The World Economic Forum reports on how a growing number of cities are stepping up to the challenge of sea-level rise.
Alongside mitigating their carbon footprints through reducing emissions, there are basically three ways that states and cities are taking action:
- Fielding hard engineering projects like sea walls to keep water out
- Adopting environmental approaches involving, for example, land recovery to help cities cope with floodwater inundation
- Taking people-oriented measures including urban design.
Holland, with over a quarter of its land below sea-level, is a good example of a country that is combining all three approaches to manage persistent sea level rises. And Rotterdam is one of the safest delta cities in the world precisely because it has learned to live with water.
The national government has already decentralized many aspects of water management: flood protection is the responsibility of regional water management boards.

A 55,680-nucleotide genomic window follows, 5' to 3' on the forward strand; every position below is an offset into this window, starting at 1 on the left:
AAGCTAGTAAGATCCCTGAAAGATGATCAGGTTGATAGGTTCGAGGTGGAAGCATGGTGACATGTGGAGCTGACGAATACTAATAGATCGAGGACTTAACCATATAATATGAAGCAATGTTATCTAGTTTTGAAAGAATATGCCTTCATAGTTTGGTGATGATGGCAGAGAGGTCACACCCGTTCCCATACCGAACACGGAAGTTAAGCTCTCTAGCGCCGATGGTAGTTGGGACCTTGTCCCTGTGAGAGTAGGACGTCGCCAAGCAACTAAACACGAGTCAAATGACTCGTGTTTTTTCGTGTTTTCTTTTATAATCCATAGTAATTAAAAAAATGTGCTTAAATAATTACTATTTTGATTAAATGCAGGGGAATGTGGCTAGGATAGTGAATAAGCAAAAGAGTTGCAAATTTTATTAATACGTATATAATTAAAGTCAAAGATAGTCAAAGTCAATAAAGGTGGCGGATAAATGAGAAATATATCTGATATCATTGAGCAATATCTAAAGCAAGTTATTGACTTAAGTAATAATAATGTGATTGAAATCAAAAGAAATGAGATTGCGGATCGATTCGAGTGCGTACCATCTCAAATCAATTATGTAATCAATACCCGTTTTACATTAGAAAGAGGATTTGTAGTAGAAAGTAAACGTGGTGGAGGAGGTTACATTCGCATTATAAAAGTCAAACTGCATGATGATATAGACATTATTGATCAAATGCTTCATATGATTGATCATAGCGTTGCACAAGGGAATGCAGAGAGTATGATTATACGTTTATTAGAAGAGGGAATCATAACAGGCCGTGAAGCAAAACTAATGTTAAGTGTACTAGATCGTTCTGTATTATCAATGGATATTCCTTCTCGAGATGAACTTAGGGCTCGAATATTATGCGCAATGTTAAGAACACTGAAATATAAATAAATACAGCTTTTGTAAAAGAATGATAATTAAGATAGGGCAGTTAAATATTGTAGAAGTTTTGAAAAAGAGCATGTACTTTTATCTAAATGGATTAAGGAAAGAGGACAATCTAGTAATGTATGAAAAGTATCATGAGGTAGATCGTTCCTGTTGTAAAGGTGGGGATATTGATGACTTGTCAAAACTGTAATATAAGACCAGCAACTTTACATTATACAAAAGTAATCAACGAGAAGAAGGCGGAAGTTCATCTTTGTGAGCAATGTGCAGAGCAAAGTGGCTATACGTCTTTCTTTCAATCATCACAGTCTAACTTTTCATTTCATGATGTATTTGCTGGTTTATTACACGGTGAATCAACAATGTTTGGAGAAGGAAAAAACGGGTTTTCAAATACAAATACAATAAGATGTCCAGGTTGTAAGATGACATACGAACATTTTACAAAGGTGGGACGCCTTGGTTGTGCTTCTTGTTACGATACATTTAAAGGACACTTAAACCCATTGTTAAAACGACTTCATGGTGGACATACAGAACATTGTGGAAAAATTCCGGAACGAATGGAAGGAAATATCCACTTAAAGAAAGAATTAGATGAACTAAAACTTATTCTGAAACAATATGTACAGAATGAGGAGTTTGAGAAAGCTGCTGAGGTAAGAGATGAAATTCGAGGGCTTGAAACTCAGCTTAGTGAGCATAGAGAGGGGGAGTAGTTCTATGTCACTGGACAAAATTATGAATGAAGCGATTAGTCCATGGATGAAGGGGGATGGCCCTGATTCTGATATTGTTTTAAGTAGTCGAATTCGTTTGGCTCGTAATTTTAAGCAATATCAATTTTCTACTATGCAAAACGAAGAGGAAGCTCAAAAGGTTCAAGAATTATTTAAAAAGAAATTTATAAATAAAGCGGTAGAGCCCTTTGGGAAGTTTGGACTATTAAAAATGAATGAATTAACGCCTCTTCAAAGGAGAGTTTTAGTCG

Public authorities have also bolstered hard defences including a 3,700km network of dikes, dams, seawalls and the famous Maesland Barrier built to protect Rotterdam.
A key ingredient of Rotterdam’s success is attitude. The current mayor, Ahmed Aboutaleb, claims his city’s residents “do not view climate change as a threat, but rather as an opportunity to make the city more resilient, more attractive and economically stronger”. In the mayor’s view, climate adaptation is a window of opportunity to upgrade infrastructure, increase biodiversity and more meaningfully engage citizens in city life.
A few years ago, the city launched a Climate Change Adaptation Strategy to make Rotterdam “climate proof” by 2025. Across the Netherlands, cities like Rotterdam are converting ponds, garages, parks and plazas into part-time reservoirs. They’re also revitalizing neighborhoods and improving equity to build social resilience to future water threats.